"Real-time" has different meanings for different applications: some applications demand submillisecond overhead, while others may be just fine with delays measured in minutes. To determine the optimal transport, first define clear latency and overhead targets for your application!

Polling with XHR

One of the simplest strategies to retrieve updates from the server is to have the client do a periodic check: the client can initiate a background XHR request on a periodic interval (poll the server) to check for updates. If new data is available on the server, then it is returned in the response, and otherwise the response is empty.

Polling is simple to implement but frequently is also very inefficient. The choice of the polling interval is critical: long polling intervals translate to delayed delivery of updates, whereas short intervals result in unnecessary traffic and high overhead both for the client and the server. Let’s consider the simplest possible example:

function checkUpdates(url) {
  var xhr = new XMLHttpRequest();
  xhr.open('GET', url);
  xhr.onload = function() { ... }; 1
  xhr.send();
}

setInterval(checkUpdates('/updates'), 60000); 2

1

Process received updates from server

2

Issue an XHR request every 60 seconds

  • Each XHR request is a standalone HTTP request, and on average, HTTP incurs ~800 bytes of overhead (without HTTP cookies) for request/response headers.
  • Periodic checks work well when data arrives at predictable intervals. Unfortunately, predictable arrival rates are an exception, not the norm. Consequently, periodic polling will introduce additional latency delays between the message being available on the server and its delivery to the client.
  • Unless thought through carefully, polling often becomes a costly performance anti-pattern on wireless networks; see “Eliminate Periodic and Inefficient Data Transfers”. Waking up the radio consumes a lot of battery power!

What is the optimal polling interval? There isn’t one. The frequency depends on the requirements of the application, and there is an inherent trade-off between efficiency and message latency. As a result, polling is a good fit for applications where polling intervals are long, new events are arriving at a predictable rate, and the transferred payloads are large. This combination offsets the extra HTTP overhead and minimizes message delivery delays.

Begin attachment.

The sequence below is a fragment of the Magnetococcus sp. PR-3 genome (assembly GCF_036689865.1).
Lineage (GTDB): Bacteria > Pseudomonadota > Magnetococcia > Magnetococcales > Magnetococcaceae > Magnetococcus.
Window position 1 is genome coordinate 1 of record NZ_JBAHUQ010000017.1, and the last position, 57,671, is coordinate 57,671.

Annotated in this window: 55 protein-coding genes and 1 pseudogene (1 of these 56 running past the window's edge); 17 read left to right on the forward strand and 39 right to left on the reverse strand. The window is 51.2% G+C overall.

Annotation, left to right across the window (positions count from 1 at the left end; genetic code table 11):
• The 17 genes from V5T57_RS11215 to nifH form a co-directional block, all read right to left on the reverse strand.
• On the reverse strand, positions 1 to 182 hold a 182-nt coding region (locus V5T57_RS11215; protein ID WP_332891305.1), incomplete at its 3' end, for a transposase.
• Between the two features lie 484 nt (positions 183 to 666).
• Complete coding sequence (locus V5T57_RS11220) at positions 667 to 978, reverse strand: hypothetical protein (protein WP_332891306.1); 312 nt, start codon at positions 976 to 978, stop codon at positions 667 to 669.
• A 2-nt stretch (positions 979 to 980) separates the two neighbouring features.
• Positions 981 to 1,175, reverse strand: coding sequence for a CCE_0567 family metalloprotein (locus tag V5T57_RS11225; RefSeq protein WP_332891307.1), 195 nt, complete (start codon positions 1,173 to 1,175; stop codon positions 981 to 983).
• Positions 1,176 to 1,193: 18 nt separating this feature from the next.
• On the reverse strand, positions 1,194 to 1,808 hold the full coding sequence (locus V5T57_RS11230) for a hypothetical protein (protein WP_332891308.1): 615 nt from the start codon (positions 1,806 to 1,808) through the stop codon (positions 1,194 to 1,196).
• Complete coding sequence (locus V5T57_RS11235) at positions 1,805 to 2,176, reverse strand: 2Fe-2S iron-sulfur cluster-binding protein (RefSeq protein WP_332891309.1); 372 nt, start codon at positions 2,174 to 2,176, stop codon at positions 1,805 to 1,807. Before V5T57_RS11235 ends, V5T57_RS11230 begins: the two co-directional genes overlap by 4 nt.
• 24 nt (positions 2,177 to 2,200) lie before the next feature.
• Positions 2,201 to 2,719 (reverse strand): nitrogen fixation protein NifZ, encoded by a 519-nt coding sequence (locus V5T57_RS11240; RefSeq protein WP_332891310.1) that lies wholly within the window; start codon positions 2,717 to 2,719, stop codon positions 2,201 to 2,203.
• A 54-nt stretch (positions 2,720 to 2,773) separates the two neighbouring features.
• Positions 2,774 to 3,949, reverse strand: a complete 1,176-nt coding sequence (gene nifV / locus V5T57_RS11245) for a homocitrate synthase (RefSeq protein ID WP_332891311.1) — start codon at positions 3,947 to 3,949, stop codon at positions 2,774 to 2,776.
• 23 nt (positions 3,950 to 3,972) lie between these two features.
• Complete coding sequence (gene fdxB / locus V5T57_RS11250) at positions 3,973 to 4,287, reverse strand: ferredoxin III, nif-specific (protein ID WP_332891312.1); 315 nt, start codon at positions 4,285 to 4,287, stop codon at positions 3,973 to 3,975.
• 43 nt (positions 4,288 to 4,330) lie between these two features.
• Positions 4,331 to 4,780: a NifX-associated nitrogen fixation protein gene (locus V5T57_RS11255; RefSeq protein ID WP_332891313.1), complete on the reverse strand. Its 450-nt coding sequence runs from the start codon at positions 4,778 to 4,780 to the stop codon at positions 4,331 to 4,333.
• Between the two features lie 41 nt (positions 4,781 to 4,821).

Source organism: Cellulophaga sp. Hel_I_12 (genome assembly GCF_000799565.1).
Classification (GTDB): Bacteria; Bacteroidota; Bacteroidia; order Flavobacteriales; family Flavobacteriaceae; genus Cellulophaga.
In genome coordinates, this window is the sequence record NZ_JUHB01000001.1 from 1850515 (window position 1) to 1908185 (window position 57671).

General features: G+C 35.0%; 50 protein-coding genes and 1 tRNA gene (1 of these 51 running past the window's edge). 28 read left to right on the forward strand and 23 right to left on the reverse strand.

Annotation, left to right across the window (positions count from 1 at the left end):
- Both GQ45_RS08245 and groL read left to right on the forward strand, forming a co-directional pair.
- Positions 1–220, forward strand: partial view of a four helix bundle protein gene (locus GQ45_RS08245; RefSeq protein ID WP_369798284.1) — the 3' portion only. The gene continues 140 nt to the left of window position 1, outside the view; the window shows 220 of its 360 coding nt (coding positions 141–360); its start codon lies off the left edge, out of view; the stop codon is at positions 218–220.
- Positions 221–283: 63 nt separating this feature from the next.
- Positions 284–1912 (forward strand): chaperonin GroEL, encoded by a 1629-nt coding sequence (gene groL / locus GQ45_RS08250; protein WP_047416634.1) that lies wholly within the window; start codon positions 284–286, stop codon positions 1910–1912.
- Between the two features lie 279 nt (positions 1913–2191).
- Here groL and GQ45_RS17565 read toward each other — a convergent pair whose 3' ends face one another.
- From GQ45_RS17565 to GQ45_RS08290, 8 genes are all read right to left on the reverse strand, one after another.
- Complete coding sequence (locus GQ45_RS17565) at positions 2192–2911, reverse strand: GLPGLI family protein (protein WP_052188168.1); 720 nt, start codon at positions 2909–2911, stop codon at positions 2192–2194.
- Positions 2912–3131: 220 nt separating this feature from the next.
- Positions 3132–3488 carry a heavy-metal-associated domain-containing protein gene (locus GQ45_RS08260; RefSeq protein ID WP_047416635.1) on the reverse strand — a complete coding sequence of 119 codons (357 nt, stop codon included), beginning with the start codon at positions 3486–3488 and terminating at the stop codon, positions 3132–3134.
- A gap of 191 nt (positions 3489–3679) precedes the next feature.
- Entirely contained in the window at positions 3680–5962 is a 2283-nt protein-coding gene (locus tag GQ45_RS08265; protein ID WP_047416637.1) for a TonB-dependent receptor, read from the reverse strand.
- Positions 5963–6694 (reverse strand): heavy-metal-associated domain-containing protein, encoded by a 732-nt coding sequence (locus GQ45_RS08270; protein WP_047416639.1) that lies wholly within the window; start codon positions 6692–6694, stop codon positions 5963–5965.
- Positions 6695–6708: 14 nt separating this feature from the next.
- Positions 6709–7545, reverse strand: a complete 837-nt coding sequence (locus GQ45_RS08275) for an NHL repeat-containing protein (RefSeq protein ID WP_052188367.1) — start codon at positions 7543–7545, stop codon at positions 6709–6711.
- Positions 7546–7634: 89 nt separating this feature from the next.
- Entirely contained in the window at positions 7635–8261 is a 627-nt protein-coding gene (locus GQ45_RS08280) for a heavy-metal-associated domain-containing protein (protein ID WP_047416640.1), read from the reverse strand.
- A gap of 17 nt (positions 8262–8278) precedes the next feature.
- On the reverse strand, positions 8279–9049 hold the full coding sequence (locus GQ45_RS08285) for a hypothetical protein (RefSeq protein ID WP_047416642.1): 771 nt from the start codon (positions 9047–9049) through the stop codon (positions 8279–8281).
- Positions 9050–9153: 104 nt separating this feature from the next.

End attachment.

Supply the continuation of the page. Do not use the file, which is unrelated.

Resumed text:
Long-Polling with XHR

The challenge with periodic polling is that there is potential for many unnecessary and empty checks. With that in mind, what if we made a slight modification (Figure 15-1) to the polling workflow: instead of returning an empty response when no updates are available, could we keep the connection idle until an update is available?

Polling (left) vs. long-polling (right) latency
Figure 15-1. Polling (left) vs. long-polling (right) latency

The technique of leveraging a long-held HTTP request ("a hanging GET") to allow the server to push data to the browser is commonly known as "Comet." However, you may also encounter it under other names, such as "reverse AJAX," "AJAX push," and "HTTP push."

By holding the connection open until an update is available (long-polling), data can be sent immediately to the client once it becomes available on the server. As a result, long-polling offers the best-case scenario for message latency, and it also eliminates empty checks, which reduces the number of XHR requests and the overall overhead of polling. Once an update is delivered, the long-poll request is finished and the client can issue another long-poll request and wait for the next available message: